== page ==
And so, in five fragmented sections, Alpers takes a distant view of family history; the world around her; owning, selling, and living with art; shopping for food; and sitting for amateur and professional artists as they compose her portrait, which means seeing herself through their eyes and their work. She clusters like things together, marshals evidence, gathers great documentation, stacks up a library of sources, and hooks her references into fine chains of association, moving from Rachel Whiteread to Bernd and Hilla Becher in one passage (on the subject of water towers), from Hitchcock to Poe and Baudelaire in another (on voyeurism, solitude, and the city).

Much of the material here is deeply personal. We read the harrowing letters of Alpers’s forebears as they recall their flight from the 1905 pogroms in Odessa. We follow her as she inherits, appraises, and sells a small Rothko, only regarding it as a remarkable work of art when it is housed in storage. We accompany her to seasonal farmers’ markets and back to her kitchen and then into her hallway, late at night, where she catches sight of a shadow cast by her naked body on the door. Yet Roof Life is relentlessly anti-memoir, and formidable in its refusal of the confessional mode. “Confession is not to my taste,” she writes, and then banishes narrative altogether. “I don’t think that lives need be constructed in the form of a story.” She reiterates: “I am not really writing about my grandfather. It is not his life that is extraordinary, but rather the world in which he spent it. The interest is in the events and the people in the glare of which he lived, the extraordinary public and private dramas that he came through and of which he never spoke a word.”

Alpers’s disavowals almost disguise the fact that Roof Life is a book shouldering a tremendous amount of sorrow. It is a work of mourning, an art historian’s book of the dead that operates in several different registers of sadness, from deeply personal to broadly political, including Alpers’s wholly unexpected response to the Twin Towers falling. Only at the very end, in a section titled “After Words,” does she explain that much of her text grew out of a lifelong friendship with the late poet Adrienne Rich. “I continued to e-mail but there was no reply,” Alpers writes of their correspondence. “Adrienne died that month. What she had described as ‘our long conversation in work + life’ stopped there.”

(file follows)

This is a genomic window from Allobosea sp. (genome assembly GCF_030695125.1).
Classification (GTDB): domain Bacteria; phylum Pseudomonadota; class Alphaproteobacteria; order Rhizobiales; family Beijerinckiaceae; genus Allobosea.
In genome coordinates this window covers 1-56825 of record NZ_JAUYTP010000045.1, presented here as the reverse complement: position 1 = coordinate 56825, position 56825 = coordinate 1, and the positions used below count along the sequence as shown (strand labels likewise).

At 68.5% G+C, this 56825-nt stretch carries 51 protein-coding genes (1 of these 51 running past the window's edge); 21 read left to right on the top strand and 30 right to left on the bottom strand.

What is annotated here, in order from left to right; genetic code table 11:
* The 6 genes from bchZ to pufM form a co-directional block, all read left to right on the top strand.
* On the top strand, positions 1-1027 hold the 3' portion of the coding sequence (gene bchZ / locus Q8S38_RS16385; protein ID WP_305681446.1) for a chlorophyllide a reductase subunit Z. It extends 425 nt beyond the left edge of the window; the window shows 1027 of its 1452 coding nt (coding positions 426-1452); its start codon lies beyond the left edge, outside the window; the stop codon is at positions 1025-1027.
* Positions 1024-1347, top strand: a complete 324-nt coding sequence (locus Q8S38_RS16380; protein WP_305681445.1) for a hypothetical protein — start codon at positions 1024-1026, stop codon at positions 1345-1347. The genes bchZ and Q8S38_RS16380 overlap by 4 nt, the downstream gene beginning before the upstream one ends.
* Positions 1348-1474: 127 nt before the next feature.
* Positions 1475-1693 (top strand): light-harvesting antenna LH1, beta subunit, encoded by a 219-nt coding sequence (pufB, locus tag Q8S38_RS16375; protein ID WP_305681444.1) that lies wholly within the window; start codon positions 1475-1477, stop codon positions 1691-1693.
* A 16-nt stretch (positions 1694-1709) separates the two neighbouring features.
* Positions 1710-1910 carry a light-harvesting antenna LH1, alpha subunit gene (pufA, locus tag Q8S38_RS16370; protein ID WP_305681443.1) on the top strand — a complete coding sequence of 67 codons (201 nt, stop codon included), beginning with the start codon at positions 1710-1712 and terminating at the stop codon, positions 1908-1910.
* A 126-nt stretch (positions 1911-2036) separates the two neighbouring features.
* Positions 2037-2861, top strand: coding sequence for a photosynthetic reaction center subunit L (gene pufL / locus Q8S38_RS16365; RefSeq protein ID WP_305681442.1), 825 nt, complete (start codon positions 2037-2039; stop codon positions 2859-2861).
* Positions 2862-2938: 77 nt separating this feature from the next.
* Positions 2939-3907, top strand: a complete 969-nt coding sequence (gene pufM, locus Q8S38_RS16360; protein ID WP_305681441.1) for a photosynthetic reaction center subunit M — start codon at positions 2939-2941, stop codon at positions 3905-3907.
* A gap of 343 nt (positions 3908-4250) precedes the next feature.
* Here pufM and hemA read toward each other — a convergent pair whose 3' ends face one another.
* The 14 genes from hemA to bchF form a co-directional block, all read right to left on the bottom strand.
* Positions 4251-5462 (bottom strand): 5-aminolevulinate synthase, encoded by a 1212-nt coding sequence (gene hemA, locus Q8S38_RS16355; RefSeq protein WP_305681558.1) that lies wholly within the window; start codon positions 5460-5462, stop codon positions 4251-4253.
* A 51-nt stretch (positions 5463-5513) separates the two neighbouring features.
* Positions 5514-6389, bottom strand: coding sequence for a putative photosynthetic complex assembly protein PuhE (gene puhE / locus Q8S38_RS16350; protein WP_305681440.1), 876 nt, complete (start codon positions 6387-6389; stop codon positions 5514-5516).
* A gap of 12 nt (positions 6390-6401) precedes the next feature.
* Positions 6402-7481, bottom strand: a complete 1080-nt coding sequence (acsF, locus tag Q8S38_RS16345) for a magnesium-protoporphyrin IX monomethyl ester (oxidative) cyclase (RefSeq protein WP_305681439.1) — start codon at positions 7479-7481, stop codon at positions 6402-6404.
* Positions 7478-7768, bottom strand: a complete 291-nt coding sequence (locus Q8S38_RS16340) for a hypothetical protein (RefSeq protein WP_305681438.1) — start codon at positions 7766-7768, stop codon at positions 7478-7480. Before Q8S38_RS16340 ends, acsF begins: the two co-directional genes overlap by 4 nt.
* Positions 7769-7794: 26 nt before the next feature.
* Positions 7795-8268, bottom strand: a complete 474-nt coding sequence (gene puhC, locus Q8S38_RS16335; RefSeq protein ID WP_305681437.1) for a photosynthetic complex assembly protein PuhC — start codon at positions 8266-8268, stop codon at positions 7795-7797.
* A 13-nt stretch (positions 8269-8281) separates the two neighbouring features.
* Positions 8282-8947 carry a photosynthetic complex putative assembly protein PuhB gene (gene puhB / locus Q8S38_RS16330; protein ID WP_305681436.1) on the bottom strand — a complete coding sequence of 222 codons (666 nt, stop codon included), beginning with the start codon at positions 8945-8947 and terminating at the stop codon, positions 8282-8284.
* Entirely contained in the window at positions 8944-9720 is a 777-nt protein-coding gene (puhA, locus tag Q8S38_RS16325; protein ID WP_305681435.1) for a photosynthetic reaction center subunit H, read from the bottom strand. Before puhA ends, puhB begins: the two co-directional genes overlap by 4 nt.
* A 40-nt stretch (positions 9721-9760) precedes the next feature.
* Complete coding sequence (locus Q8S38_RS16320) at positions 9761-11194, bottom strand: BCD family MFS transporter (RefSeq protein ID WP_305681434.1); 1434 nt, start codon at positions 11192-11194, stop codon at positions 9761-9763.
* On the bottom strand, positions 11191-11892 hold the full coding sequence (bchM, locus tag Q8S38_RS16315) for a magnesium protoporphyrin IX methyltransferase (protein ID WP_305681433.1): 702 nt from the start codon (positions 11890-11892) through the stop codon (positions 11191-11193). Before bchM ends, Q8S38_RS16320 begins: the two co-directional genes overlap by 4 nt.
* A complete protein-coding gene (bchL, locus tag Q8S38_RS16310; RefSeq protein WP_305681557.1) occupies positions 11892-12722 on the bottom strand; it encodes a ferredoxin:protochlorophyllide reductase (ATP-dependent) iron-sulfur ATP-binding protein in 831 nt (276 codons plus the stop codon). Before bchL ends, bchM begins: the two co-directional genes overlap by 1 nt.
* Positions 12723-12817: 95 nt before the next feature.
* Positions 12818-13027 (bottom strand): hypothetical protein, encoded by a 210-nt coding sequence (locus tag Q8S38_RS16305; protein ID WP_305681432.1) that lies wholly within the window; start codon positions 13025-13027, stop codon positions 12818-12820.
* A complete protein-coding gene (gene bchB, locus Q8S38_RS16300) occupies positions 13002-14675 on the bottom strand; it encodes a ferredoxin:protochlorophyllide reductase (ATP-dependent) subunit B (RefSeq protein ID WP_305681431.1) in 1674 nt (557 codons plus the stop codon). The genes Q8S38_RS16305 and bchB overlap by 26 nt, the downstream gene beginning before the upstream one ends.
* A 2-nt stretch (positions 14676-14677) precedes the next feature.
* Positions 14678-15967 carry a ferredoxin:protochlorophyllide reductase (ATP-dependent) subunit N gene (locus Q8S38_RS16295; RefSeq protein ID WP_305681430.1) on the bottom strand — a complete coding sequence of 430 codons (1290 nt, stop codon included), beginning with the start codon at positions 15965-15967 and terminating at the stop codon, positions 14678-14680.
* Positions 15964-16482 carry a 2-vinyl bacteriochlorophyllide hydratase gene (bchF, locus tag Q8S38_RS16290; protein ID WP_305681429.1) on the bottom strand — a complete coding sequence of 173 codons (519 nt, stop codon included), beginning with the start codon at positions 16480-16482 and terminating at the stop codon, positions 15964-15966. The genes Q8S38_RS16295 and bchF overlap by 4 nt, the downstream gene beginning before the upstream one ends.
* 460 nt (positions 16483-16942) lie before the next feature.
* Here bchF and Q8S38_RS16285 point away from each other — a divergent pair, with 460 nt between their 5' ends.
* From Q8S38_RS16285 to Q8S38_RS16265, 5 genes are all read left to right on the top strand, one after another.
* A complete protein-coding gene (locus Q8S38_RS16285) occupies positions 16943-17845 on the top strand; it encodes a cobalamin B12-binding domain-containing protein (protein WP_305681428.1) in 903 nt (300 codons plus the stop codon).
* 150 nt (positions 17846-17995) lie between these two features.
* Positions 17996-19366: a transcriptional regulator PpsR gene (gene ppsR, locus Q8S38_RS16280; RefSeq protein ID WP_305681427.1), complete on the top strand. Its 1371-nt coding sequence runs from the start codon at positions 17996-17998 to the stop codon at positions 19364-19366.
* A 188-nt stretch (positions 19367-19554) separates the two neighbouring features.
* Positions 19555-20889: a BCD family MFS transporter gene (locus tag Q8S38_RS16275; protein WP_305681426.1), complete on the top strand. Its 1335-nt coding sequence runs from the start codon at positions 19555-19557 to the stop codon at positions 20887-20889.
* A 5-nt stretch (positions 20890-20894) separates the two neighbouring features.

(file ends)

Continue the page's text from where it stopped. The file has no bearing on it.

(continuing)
And then there is M, shorthand for Michael Baxandall, coauthor of the Tiepolo book and Alpers’s partner for twenty-five years. Otherwise matchless, he was Alpers’s equal and intellectual peer. They were both married. She divorced. He didn’t. After his death, in 2008, The Telegraph concluded his obituary by noting that Baxandall honored “early commitments” until the end. He appears in Roof Life as a ghost, in glimpses, in a thinly veiled dedication (“S > M”), and, more substantially, as a man defining love in proximity to death. In a late passage, he bares his fragile body to his lover, indexing the damage done by Parkinson’s, and also, one imagines, creating a lasting image of intimacy and estrangement, nearness and distance, bracing honesty and an unbending trust in what an image (without words) will convey.

Kaelen Wilson-Goldie is a writer and critic based in Beirut.